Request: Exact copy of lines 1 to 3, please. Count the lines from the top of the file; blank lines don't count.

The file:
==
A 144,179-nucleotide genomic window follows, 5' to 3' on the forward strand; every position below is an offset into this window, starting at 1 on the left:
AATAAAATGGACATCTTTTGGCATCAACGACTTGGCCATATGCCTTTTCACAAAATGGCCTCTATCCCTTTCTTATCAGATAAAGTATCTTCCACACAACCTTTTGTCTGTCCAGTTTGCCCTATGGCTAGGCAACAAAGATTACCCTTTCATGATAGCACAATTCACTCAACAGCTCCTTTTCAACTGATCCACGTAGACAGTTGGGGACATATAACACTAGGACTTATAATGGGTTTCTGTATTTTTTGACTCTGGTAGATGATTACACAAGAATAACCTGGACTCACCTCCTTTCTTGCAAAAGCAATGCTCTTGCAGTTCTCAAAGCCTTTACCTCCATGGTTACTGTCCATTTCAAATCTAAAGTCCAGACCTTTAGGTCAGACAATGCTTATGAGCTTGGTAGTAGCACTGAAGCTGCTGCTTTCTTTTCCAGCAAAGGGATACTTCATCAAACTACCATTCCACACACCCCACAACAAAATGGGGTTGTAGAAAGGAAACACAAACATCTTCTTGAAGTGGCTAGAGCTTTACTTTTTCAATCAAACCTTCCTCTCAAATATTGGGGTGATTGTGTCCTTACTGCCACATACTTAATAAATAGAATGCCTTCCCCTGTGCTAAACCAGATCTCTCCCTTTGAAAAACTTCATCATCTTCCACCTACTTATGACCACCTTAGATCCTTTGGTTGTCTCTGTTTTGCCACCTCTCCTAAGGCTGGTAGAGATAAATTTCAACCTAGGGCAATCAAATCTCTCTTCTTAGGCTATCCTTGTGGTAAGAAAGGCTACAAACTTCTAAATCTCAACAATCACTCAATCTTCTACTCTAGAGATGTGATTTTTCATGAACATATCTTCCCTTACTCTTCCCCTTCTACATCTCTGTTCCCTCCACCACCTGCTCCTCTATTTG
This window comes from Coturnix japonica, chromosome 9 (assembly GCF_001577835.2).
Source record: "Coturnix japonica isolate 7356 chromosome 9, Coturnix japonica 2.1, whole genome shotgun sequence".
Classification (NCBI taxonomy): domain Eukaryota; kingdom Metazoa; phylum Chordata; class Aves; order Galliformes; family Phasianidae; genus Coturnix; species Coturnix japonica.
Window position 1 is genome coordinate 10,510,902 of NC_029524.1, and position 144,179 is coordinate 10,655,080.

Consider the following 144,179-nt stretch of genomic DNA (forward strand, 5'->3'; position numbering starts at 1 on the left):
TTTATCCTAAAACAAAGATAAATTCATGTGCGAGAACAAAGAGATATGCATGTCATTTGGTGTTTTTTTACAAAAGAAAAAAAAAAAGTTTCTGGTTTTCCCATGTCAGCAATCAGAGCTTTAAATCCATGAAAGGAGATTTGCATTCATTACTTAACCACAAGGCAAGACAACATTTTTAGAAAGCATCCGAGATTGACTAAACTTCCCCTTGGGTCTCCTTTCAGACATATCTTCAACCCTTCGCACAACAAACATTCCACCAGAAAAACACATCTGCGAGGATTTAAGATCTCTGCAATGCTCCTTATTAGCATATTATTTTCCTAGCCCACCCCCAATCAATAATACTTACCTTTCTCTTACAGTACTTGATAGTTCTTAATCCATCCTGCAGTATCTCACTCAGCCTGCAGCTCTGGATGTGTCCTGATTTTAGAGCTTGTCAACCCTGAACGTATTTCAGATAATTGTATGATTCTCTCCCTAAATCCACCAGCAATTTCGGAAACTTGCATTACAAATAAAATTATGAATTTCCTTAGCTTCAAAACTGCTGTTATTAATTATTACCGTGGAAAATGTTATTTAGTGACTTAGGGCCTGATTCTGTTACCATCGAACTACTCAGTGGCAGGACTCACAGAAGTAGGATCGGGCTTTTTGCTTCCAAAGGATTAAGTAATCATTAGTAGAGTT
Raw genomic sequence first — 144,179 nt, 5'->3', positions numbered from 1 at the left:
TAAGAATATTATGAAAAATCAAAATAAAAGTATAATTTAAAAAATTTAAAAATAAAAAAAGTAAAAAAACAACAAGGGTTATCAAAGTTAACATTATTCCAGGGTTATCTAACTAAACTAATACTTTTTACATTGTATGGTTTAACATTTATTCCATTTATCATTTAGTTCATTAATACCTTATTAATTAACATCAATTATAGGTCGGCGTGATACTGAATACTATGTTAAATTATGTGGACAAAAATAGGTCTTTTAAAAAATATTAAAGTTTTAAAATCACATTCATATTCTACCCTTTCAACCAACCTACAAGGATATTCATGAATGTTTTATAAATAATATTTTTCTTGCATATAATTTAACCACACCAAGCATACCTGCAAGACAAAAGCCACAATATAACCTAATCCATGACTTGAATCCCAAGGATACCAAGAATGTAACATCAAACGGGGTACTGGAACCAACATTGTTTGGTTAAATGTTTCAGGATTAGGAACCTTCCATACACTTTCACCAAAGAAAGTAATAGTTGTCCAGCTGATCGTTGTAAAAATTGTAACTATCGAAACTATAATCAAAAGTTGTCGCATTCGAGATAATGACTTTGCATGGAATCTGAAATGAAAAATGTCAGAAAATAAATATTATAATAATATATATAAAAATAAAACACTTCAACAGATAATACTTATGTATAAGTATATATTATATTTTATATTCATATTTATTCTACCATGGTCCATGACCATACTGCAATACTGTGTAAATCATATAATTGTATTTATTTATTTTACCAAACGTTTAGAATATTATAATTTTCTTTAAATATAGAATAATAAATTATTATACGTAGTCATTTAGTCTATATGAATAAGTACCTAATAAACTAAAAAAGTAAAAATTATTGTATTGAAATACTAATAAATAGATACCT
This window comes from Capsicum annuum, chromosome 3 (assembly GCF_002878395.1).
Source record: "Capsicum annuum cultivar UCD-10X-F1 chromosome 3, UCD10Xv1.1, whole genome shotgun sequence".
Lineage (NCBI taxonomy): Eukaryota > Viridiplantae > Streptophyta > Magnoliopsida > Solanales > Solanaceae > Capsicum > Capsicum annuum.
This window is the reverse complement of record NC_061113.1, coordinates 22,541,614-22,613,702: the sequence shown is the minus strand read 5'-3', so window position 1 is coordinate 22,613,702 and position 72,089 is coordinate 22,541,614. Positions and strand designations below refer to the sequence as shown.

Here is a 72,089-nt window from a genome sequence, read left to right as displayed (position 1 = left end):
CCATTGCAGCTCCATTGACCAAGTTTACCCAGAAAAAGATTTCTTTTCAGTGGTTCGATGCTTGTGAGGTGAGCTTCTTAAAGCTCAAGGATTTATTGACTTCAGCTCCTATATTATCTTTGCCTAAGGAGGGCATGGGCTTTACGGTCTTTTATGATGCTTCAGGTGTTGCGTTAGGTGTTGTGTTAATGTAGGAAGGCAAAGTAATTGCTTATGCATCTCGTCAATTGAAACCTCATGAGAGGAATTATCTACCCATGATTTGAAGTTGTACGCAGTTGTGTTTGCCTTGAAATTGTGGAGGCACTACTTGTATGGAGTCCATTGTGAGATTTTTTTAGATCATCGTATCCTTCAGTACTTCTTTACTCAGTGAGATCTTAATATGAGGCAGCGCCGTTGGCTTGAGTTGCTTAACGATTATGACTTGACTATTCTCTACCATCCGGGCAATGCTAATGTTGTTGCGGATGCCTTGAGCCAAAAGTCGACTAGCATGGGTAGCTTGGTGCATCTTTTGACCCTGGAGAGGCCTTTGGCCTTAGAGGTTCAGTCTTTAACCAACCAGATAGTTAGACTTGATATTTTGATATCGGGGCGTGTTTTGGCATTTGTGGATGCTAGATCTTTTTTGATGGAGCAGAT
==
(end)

A 144,179-nucleotide genomic window follows, 5' to 3' on the forward strand; every position below is an offset into this window, starting at 1 on the left:
AATAAAATGGACATCTTTTGGCATCAACGACTTGGCCATATGCCTTTTCACAAAATGGCCTCTATCCCTTTCTTATCAGATAAAGTATCTTCCACACAACCTTTTGTCTGTCCAGTTTGCCCTATGGCTAGGCAACAAAGATTACCCTTTCATGATAGCACAATTCACTCAACAGCTCCTTTTCAACTGATCCACGTAGACAGTTGGGGACATATAACACTAGGACTTATAATGGGTTTCTGTATTTTTTGACTCTGGTAGATGATTACACAAGAATAACCTGGACTCACCTCCTTTCTTGCAAAAGCAATGCTCTTGCAGTTCTCAAAGCCTTTACCTCCATGGTTACTGTCCATTTCAAATCTAAAGTCCAGACCTTTAGGTCAGACAATGCTTATGAGCTTGGTAGTAGCACTGAAGCTGCTGCTTTCTTTTCCAGCAAAGGGATACTTCATCAAACTACCATTCCACACACCCCACAACAAAATGGGGTTGTAGAAAGGAAACACAAACATCTTCTTGAAGTGGCTAGAGCTTTACTTTTTCAATCAAACCTTCCTCTCAAATATTGGGGTGATTGTGTCCTTACTGCCACATACTTAATAAATAGAATGCCTTCCCCTGTGCTAAACCAGATCTCTCCCTTTGAAAAACTTCATCATCTTCCACCTACTTATGACCACCTTAGATCCTTTGGTTGTCTCTGTTTTGCCACCTCTCCTAAGGCTGGTAGAGATAAATTTCAACCTAGGGCAATCAAATCTCTCTTCTTAGGCTATCCTTGTGGTAAGAAAGGCTACAAACTTCTAAATCTCAACAATCACTCAATCTTCTACTCTAGAGATGTGATTTTTCATGAACATATCTTCCCTTACTCTTCCCCTTCTACATCTCTGTTCCCTCCACCACCTGCTCCTCTATTTG
This window comes from Coturnix japonica, chromosome 9 (assembly GCF_001577835.2).